Friday, January 21, 2011

EEeeeaaaaooooow (Doppler Effect)


I'm uploading a funkily-dimensioned video. It makes me feel pretty bad in terms of fidelity/efficiency. It's a screen capture of my laptop webcam and a wx/Chaco/python application displaying the input from the soundcard. I'll try to do this better next time (by actually using a video compositing program).

So the video depicts the radar detecting the speed of my hand. Maybe it's time for me to describe this system a bit more. The system operates between 2.315-2.536 GHz (that's the nominal spec. on the VCO, a Mini-Circuits ZX95-2536C-S+). The signal being transmitted and the signal being received are multiplied together ("frequency mixed"). Multiplying two sinusoids together produces two different sinusoids: one with frequency equal to the sum and one with frequency equal to the difference of the original sinusoids being multiplied. I think the easiest way to convince yourself is with complex exponentials. But then you have to convince yourself that complex exponentials work. And probably the best way to do that is with Taylor serie--somuchmathscaffolding. Also a digression.

Right. So the frequency corresponding to the sum is somewhere in 5Ghz range and I'm not going to do anything with that. Maybe it dies thanks to the parasitic capacitance on one rail of the breadboard, but it definitely dies by after the first stage of the op-amp MAX414, which is rated at 28MHz. The frequency equal to the difference contains neat information in an easy-to-process form. It contains the amount of Doppler shift!

Doppler shift occurs when some source of waves (a reflector or a transmitter) is moving relative to the point where the waves are observed (the receiver). You might imagine that if the wave source moves at the speed at which waves propagate, then all the wavefronts get smashed together and maybe the wavelength goes to zero and sonic boom. I don't know how valid this is. I'm just the software guy?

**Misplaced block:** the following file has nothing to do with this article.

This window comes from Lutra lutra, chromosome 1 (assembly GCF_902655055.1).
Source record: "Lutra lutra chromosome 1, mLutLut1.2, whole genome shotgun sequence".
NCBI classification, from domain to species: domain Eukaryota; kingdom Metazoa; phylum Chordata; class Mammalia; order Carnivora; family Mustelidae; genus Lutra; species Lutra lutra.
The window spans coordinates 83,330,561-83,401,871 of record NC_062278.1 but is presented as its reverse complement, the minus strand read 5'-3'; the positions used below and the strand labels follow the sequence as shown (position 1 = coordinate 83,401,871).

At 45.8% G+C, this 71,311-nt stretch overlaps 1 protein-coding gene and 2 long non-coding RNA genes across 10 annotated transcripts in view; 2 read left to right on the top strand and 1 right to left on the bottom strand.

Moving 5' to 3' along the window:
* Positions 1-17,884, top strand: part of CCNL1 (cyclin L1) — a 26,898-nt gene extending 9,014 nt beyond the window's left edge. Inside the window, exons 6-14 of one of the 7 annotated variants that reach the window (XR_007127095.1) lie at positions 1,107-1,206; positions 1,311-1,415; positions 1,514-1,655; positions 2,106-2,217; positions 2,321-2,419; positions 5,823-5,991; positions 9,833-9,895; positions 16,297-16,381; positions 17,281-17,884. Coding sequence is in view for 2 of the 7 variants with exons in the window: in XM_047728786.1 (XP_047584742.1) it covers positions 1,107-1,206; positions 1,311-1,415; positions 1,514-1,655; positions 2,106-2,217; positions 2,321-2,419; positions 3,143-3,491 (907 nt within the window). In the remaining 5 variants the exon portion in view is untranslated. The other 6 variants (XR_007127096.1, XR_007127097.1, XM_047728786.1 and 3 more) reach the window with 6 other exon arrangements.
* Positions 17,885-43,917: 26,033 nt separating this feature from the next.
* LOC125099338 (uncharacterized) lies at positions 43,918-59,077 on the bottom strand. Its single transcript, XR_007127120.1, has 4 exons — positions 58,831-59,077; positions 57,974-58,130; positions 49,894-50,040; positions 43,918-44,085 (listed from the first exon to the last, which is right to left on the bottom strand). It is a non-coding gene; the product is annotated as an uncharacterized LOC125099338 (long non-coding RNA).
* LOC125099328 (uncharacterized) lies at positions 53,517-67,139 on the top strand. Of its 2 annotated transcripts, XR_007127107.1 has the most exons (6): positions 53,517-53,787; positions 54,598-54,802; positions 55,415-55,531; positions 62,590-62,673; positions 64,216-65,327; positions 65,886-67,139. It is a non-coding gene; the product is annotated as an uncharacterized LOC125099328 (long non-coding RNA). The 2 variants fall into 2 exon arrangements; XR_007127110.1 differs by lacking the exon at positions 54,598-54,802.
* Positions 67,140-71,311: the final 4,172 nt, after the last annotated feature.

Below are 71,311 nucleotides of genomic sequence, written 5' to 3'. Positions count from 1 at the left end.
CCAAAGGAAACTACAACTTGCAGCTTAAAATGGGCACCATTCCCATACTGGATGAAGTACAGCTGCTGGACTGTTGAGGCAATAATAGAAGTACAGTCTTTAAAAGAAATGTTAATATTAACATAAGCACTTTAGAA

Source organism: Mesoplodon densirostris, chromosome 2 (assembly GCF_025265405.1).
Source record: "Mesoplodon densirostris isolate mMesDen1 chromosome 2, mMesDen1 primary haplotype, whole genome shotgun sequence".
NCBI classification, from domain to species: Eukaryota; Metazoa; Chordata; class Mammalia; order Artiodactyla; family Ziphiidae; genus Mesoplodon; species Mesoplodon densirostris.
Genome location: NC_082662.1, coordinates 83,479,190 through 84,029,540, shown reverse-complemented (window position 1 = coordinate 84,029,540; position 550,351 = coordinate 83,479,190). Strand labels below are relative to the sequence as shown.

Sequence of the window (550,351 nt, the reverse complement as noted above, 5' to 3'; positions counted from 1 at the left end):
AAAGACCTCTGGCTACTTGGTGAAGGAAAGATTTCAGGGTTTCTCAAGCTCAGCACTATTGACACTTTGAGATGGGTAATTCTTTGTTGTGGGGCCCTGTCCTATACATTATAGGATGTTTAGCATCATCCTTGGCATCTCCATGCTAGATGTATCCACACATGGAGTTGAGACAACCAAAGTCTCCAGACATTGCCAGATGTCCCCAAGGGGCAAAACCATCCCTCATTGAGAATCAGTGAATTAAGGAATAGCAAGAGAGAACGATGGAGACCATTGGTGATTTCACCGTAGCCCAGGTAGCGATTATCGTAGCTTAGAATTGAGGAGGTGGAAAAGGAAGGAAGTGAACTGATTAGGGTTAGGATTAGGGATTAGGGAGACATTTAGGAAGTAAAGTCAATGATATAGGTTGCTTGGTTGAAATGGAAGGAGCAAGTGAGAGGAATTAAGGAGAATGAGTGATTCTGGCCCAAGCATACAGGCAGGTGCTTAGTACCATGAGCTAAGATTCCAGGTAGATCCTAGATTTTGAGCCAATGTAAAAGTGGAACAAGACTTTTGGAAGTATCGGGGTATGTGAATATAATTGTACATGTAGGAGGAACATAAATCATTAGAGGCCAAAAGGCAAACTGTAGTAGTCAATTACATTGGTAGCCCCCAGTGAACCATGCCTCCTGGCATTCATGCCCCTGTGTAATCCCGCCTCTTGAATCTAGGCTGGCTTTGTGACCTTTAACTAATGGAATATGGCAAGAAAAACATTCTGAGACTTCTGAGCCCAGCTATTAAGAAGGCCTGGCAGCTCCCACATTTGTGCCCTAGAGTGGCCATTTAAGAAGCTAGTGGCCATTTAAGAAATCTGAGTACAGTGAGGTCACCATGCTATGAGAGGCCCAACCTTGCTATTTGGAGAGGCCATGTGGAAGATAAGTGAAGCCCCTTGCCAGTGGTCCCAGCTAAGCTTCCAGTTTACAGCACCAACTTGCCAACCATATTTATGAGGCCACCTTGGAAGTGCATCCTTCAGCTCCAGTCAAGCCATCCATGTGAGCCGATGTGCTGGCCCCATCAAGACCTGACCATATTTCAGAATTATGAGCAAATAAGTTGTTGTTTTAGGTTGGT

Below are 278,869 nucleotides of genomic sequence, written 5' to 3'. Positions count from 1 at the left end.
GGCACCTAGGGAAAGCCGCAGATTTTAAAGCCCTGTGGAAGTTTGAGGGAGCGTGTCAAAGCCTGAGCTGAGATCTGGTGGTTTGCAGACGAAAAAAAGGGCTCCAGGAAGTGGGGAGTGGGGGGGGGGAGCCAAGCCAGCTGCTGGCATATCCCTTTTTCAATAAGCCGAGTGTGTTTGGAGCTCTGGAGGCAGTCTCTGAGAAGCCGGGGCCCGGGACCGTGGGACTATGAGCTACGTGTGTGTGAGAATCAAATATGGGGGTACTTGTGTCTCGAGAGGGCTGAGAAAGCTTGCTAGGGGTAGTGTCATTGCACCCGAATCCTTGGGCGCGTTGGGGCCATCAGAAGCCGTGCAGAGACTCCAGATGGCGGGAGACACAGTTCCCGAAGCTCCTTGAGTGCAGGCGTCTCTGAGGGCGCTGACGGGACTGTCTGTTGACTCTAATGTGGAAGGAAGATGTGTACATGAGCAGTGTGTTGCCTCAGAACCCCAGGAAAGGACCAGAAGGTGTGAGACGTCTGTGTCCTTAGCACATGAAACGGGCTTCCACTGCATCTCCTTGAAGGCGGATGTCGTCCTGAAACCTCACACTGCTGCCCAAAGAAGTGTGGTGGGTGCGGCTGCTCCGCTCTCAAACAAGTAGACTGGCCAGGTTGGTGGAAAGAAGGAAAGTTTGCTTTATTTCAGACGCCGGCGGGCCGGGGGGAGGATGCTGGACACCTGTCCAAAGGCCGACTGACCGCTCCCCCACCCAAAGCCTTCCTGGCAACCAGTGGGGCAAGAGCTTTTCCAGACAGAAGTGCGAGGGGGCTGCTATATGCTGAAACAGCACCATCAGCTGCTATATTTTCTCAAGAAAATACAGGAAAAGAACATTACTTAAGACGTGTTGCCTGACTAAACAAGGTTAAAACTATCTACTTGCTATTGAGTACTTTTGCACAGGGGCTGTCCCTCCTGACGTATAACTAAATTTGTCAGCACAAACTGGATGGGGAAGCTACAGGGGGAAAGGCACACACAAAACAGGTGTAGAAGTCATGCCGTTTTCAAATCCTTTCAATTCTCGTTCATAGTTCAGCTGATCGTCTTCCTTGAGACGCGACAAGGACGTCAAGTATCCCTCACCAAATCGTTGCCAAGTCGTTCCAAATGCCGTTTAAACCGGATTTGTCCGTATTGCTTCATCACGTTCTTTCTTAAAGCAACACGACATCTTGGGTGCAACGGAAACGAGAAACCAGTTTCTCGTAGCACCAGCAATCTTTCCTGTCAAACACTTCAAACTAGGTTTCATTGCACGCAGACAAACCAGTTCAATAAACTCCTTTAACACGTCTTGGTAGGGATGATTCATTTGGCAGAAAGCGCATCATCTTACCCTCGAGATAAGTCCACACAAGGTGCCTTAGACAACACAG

Anyway, things are moving pretty slowly relative to the speed of light so it should be okay to use the non-relativistic Doppler formulation. For a source moving toward/away from a receiver at 1 m/s transmitting at 2.4 GHz at a speed c=3*10^9, the received signal is 2.4GHz +/- 8 Hz. So the difference is 8Hz and this is the frequency measured at the output of the frequency mixer.The frequency difference scales linearly with the speed, so a speed of 10m/s, the difference would be 80Hz. My intuition says that there is a factor of two involved when measuring the speed of a reflector, but I need to check this.

As an exercise to determine how feasible it is to use LaTeX markup in blogger (answer: not very?) I wanted to convince you that multiplying to signals together produces the sum and difference in frequency:

Notice that if there were a phase shift (in order to generalize the above) it would just appear as a complex amplitude in front of each exponential but the sum/difference of frequencies would still hold.

This should make it more evident that this circuit cannot tell whether an object is moving toward or away from the receiver, but only the speed of the object.

The amplitude of the output from the mixer depends on how strong the reflection is. When the reflector (my hand) is closer to the cantennae (j.k. : cantennas) the signal is stronger. To emphasize: the frequency of the output of the frequency mixer is proportional to the speed of the reflector.

More on the code that generated the plots: I've enjoyed using Python for "scientific computing". It uses the NumPy and SciPy matrix/math libraries and PyAudio (bindings for PortAudio) to capture. The plots are being done with Chaco ( by Enthought) with a wx backend. The code is heavily based on an example by Enthought. All these software projects are open source, so that's pretty nice.


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